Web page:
Chemistry Plays Central Role to Reduce Greenhouse Gas Emissions, Improve Energy Efficiency in Buildings, New ICCA Report Says

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ICCA launched a new Building Technology Roadmap during a side event at COP18 global climate negotiations in Doha. The report explores how innovative chemistry enables solutions for energy efficiency and related greenhouse gas reductions in buildings.

ICCA at COP-18

Buildings efficiency is the ideal response to climate change that both private and public sectors can participate.

Products from the global chemical industry play an important role in achieving substantial energy and greenhouse gas (GHG) reductions for the buildings sector, according to a new report issued by the International Council of Chemical Associations (ICCA).

According to the ICCA’s Building Technology Roadmap report, chemistry can help the buildings sector address climate mitigation both in terms of cost efficient reductions in energy consumption as well as providing technologies to decarbonise energy production. The roadmap was unveiled as part of a side event on energy efficiency in buildings at the 18th session of the Conference of the Parties to the United Nations Framework Convention on Climate Change (COP-18).

“Buildings efficiency is the ideal response to climate change that both private and public sectors can participate. It really fits with this year’s COP18 ‘Count Me In’ theme,” said Russel Mills, Global Director, Energy & Climate Change Policy, Dow Chemical Company, and panel participant representing ICCA as Vice Chair of the Energy and Climate Leadership Group.

ICCA Launches Buildings Technology Roadmap
The roadmap focuses on potential energy and GHG savings from five chemically-derived building technologies: insulation, pipe and pipe insulation, air sealing, reflective roof coatings and pigments and windows. ICCA estimates that combining ambitious building efficiency improvements with lower-carbon fuels could lead to a 41% reduction in energy use and a 70% reduction in GHG emissions by 2050.

Building efficiency and climate change
According to the International Energy Agency’s Energy Technology Perspectives 2012 report, the building sector is directly or indirectly responsible for about 32 per cent of global energy consumption and for 26 per cent of global total CO2 emissions. Huge amounts of energy – over 970 million tonnes of oil equivalent in 2009 – are required for space heating and space cooling in the global building stock.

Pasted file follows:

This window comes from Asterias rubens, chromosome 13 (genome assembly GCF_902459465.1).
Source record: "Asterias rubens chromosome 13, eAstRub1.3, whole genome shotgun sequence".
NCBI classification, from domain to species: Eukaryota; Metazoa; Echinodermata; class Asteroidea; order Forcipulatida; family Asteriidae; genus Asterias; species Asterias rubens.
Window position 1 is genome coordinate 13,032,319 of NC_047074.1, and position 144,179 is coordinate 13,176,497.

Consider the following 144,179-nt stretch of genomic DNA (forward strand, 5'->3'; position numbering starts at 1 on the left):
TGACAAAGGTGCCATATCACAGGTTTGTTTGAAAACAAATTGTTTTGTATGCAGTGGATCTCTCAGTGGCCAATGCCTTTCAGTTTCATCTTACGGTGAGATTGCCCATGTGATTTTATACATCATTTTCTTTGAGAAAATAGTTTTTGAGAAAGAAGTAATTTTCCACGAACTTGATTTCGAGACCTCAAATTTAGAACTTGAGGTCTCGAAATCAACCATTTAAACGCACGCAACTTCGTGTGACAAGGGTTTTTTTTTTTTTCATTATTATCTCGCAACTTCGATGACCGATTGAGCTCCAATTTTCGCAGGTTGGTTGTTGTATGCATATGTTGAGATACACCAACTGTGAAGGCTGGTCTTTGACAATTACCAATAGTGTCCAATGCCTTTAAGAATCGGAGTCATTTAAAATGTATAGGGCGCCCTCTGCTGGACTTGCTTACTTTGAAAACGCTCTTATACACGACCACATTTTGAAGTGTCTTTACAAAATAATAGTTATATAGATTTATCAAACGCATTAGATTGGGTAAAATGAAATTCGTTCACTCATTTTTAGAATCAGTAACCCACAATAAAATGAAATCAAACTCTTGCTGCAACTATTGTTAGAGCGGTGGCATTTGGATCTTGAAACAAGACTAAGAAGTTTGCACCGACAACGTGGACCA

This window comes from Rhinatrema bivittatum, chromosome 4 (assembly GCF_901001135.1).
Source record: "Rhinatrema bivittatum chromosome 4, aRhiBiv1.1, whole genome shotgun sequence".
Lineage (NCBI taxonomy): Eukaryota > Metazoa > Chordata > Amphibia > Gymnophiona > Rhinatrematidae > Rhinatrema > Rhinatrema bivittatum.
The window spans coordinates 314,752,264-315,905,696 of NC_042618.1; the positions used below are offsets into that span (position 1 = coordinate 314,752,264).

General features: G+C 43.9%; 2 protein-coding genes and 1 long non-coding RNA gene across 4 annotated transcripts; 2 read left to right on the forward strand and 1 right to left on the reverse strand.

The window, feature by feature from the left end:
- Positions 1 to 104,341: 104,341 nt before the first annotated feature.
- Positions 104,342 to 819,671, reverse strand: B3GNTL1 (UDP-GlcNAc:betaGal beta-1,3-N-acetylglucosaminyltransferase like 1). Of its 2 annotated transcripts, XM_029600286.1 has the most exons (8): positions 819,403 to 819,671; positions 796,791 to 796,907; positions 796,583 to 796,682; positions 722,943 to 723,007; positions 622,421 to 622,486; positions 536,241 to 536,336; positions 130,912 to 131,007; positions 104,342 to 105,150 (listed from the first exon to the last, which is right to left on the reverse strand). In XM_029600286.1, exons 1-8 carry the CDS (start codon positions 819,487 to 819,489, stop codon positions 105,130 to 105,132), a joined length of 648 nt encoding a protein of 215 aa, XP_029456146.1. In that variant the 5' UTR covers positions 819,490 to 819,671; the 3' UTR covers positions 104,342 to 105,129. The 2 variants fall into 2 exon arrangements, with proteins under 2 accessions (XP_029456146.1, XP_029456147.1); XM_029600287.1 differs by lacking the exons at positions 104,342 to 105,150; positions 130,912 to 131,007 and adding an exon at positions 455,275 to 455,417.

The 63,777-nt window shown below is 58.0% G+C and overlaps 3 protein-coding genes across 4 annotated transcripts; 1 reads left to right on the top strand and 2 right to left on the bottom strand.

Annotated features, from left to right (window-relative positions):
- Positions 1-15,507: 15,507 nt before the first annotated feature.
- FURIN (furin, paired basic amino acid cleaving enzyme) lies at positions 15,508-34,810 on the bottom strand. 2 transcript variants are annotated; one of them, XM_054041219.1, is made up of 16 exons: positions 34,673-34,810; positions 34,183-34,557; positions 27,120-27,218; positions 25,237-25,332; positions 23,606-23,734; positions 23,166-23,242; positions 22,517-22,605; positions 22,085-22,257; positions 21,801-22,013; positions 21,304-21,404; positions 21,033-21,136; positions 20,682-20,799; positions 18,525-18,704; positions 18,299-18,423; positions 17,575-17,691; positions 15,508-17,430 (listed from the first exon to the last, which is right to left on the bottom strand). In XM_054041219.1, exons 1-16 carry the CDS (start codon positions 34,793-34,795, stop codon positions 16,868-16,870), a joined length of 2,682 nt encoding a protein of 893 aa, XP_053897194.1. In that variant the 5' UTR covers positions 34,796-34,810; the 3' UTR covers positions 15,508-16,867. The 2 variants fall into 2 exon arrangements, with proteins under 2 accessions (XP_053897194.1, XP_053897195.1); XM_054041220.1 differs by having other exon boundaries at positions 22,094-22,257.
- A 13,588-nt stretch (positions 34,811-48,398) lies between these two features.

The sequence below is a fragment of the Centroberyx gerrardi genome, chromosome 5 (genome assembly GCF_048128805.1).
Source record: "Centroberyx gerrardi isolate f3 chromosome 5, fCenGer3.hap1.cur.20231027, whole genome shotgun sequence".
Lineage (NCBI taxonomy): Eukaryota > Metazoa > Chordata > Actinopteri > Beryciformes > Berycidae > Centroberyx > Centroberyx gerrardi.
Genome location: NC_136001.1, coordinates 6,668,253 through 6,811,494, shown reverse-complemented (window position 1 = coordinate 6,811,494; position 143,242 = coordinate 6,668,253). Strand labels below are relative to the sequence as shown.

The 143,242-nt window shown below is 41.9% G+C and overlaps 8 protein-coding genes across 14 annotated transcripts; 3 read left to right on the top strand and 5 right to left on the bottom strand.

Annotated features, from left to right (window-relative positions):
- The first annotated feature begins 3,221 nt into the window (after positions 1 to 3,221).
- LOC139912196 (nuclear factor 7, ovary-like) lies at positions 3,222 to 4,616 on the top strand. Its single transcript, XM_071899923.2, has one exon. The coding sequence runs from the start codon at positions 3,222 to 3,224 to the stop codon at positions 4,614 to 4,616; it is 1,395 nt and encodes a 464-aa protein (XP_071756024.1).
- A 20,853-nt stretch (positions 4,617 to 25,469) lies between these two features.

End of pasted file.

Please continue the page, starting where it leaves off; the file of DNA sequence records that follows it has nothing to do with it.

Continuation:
The ICCA notes in its roadmap that cumulative net GHG savings in Europe, Japan and the United States from the use of chemically based building products could reach 30 billion tonnes of CO2 equivalents (MtCO2e), an average annual savings of 600 MtCO2e – equivalent to the emissions from the annual electricity use of 75 million homes.

Mills concluded: “Overarching climate goals, such as the reduction of GHG emissions by 50 per cent by 2050, can only be reached with major contributions from all in the building sector.

“Chemistry-based solution help the buildings sector realise the world’s energy reduction goals while contributing crucial co-benefits including increasing local jobs and skills at national level.”

Notes to editor:

1.)    ICCA Building Technology Roadmap available online
The full report of the ICCA Building Technology Roadmap and executive summary are both available at http://www.icca-chem.org – the ICCA website.

2.) About ICCA
The International Council of Chemical Associations (ICCA) is the worldwide voice of the chemical industry, a sector with 2011 turnover of nearly €3 trillion (excluding pharmaceuticals). ICCA’s Responsible Care® members account for more than 90 percent of this total. The promotion and coordination of Responsible Care and safe chemicals management through the Global Product Strategy, international climate negotiations, government and business partnerships, regulatory affairs, stakeholder outreach, advocacy and communications are key areas of focus for the Council. For more information, visit the ICCA website at http://www.icca-chem.org.

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James Pieper
ICCA / Cefic
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